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Publication numberUS3271039 A
Publication typeGrant
Publication dateSep 6, 1966
Filing dateMar 29, 1962
Priority dateMar 29, 1962
Publication numberUS 3271039 A, US 3271039A, US-A-3271039, US3271039 A, US3271039A
InventorsKohl John, Pillar Gene
Original AssigneeKohl
Export CitationBiBTeX, EndNote, RefMan
External Links: USPTO, USPTO Assignment, Espacenet
Packing ring and method of making
US 3271039 A
Abstract  available in
Images(2)
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Claims  available in
Description  (OCR text may contain errors)

Sept. 6, 1966 J. KOHL ETAL 3,271,039

PACKING RING AND METHOD OF MAKING Filed March 29, 1962 2 Sheets-Sheet 1 DIP BRA'DER COATING YARN OR FILAMENT I S i k J DIP V DRYER BRA DER COATING 3/ 24 MOLDING OPERATION EXTRUDER MXEQ FIG. 3

RUBBER? lvuxuue 20 MILL ELASTIC compouwo INGREDIENTS INVENTOR8 JOHN KOHL. 6 Gem: PILLAR ATTOQ'MEKS P 6, 1965 J. KOHL ETAL 3,271,039

PACKING RING AND METHOD OF MAKING Filed March 29, 1962 2 Sheets-Sheet 2 FIG. 4 2

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AT TORNEYS 1 VENTORSQ a. GENE PILLAR United States Patent "ice 3,271,039 PACKING RING AND METHOD OF MAKING John Kohl, Birmingham, Mich. (111 E. 10 Mile Drive, Hazel Park, Mich), and Gene Pillar, Livonia, Mich; said Pillar assignor to said Kohl Filed Mar. 29, 1%2, Ser. No. 183,467 Claims. (Cl. 277228) This invention relates to packings of the type which are used in hydraulic applications and to the method of making such packin-gs.

One type of hydraulic packing commonly used is made by coating Webs of fabric with elastomeric compounds by passing the fabric through the heavy rolls of a suitable calendar. The calendered fabric is wound into a roll and often a layer of a separating film is provided between the layers of the roll to prevent the calendered fabric from sticking together. The calendered fabric is used to make molded packings by unrolling the fabric and cutting it. According to one method, a sheet of the material is die-cut in a press in the form of circular bands and the bands are piled up to the required thickness in laminar form. The laminated layers are placed in the cavity of a mold and pressure and heat are applied to cure the packing. Alternatively, the sheet of calendered fabric is passed through a slitting machine and the strips are wound in the f rm of a narrow roll with the layers extending generally axially of the roll until the number of layers in the roll are suflicient to constitute the desired size of packing. The thus formed layers are placed in the mold and compression and heat is applied to cure the roll. According to another method, a wide strip of the calendar fabric is cut and rolled on an axis running the length of the strip after which it is bent in circular form to the approximate packing diameter, the ends are joined and the uuformed packing is then placed in a mold and compressed and heated to form the finished packing.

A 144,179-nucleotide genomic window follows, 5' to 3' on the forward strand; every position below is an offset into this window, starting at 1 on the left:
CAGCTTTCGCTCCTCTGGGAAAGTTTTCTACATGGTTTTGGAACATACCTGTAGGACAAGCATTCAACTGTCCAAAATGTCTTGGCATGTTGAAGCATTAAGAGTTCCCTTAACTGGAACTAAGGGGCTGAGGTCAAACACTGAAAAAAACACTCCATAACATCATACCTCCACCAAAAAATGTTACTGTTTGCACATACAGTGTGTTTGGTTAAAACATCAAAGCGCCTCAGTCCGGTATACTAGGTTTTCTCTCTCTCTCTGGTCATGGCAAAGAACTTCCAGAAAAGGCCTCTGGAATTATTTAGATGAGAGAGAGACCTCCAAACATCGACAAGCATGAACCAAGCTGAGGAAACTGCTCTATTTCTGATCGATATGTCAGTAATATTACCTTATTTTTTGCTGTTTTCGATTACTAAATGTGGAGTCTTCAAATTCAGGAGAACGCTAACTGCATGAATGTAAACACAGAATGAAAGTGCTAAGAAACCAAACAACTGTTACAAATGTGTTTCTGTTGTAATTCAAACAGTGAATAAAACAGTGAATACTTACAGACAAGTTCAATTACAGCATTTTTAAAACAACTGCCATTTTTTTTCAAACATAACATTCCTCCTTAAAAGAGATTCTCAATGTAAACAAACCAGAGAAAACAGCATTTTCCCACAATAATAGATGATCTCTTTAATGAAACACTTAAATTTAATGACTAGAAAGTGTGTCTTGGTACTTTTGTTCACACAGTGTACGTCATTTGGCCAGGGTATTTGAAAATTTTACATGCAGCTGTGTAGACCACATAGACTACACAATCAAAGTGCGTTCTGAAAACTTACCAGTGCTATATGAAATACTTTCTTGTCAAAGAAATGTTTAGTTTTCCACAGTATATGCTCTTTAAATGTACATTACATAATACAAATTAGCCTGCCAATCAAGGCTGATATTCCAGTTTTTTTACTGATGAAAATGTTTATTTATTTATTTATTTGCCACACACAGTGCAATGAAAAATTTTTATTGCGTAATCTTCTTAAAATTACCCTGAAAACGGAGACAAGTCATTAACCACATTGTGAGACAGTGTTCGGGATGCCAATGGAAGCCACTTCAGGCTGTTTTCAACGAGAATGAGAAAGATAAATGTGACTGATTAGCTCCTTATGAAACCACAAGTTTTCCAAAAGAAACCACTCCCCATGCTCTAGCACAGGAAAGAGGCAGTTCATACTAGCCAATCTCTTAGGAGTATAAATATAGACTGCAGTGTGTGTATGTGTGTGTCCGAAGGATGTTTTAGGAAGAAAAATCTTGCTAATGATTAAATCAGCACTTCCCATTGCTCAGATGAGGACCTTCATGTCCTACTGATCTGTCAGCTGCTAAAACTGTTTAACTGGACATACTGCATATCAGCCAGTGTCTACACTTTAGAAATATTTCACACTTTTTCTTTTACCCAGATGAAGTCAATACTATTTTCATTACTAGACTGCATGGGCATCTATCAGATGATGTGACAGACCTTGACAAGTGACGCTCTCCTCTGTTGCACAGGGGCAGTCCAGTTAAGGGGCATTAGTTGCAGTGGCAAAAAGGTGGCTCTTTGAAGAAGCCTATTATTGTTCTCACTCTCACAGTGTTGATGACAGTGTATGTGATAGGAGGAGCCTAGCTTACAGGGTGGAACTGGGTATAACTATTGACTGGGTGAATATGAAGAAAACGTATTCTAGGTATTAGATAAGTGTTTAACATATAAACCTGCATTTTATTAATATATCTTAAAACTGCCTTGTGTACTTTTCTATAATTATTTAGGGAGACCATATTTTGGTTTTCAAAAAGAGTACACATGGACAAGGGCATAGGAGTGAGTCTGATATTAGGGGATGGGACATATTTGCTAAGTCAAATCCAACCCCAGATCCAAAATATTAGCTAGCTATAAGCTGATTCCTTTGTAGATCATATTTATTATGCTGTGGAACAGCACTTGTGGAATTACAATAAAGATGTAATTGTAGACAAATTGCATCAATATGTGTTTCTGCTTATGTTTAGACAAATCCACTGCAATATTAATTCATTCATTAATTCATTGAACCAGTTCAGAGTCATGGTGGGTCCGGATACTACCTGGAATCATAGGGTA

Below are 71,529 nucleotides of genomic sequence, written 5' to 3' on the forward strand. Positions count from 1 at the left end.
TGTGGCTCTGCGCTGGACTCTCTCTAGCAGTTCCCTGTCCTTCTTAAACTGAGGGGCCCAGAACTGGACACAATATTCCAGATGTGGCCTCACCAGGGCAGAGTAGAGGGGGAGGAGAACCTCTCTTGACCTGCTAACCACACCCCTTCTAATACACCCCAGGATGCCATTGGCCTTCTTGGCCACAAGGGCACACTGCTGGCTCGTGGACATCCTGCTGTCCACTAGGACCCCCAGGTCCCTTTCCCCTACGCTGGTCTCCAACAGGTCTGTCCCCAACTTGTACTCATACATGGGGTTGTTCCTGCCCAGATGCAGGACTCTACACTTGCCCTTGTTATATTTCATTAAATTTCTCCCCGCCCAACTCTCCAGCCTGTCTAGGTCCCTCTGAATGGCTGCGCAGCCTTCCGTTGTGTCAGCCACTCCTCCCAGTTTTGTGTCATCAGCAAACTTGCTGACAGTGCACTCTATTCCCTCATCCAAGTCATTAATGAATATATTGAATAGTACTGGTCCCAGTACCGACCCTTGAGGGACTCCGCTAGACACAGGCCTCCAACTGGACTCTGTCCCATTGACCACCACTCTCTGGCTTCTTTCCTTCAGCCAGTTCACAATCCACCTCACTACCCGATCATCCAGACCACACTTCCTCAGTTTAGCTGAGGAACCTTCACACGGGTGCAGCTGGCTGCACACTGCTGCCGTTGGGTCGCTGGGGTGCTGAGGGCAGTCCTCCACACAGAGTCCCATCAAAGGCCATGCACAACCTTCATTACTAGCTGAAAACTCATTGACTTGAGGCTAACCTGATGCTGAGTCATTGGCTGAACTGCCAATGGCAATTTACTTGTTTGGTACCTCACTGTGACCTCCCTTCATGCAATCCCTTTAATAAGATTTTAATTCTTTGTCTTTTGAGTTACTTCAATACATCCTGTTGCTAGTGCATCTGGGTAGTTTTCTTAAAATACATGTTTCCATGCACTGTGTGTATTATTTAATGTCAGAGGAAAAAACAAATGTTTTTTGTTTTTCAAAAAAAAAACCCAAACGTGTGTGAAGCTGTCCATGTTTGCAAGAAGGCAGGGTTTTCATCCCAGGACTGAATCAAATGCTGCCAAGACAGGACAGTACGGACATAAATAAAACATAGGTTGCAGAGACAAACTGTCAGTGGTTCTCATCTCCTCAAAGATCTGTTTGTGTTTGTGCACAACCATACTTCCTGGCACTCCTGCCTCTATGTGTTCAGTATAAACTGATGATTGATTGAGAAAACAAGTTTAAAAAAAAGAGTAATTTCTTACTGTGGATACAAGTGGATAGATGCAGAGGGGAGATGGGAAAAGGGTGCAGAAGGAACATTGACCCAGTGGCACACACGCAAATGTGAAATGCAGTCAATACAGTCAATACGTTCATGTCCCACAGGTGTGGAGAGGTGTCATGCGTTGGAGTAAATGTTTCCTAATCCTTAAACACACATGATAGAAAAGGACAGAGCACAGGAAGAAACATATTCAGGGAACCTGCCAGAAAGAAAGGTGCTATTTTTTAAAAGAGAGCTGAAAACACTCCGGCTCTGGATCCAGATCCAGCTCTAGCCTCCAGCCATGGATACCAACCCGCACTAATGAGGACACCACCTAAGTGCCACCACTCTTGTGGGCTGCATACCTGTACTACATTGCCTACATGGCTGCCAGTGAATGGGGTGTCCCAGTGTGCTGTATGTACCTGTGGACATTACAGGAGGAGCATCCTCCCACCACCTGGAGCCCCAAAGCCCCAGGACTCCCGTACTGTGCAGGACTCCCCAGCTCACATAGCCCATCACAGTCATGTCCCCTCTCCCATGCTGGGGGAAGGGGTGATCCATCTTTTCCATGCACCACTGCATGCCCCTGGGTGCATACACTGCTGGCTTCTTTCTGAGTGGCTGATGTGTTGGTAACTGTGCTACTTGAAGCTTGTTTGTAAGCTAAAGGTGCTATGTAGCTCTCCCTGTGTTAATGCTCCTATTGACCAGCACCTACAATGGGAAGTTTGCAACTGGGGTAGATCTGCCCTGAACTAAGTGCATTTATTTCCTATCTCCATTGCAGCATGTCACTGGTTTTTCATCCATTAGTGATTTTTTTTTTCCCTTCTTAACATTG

One of the problems in making molded packing in the manner above described is that the calendar rolls must be properly adjusted with care and, for this reason, short runs are not practical. In addition, some elastomeric compounds have rheological properties in the uncured state such that they are very difiicult or impossible to handle on a calendar. In addition, the slitting or cutting of a calendered sheet, combined with the stacking and rolling of the cut pieces, necessitates substantial handling and labor. The cutting results in an increased cost of materials since there is considerable waste. Of course, the use of a calendar involves a substantial expense for such heavy equipment.

The product obtained by the aforementioned conventional methods has a major disadvantage in that there is a lack of symmetry and uniformity of the fabric distribution in the packing. Because cut pieces are laid up in the ring that is molded, there is a tendency for the pieces to slip relative to one another and a possibility for the elastomeric material to collect at one point resulting in a weakened area of the packing.

It is an object of this invention to provide a packing and a method of making the packing that Will obviate the aforementioned disadvantages in present packings and method of making such packings.

It is a further object of the invention to provide a packing which has symmetry and uniformity of fabric distribution; wherein the characteristics may be closely attained by minor adjustments in the manufacturing process; wherein weak spots are substantially eliminated; wherein there is increased resistance to rupture; wherein the elastomeric material has less tendency to swell under the influence of hydraulic fluids than in packings previ- 3,271,039 Patented Sept. 6, 1966 ously used; and which has a neater appearance and improved sealing characteristics.

It is a further object of the invention to provide a method of making molded packing which obviates the need for calendering a sheet of fabric; wherein a greater variety of combinations of elastomeric compound and fabric can be used; wherein there is substantially no waste; wherein elastomeric compounds can be used that cannot be used by the calendering method; and wherein the problem of inventory is substantially reduced because short runs can be easily made.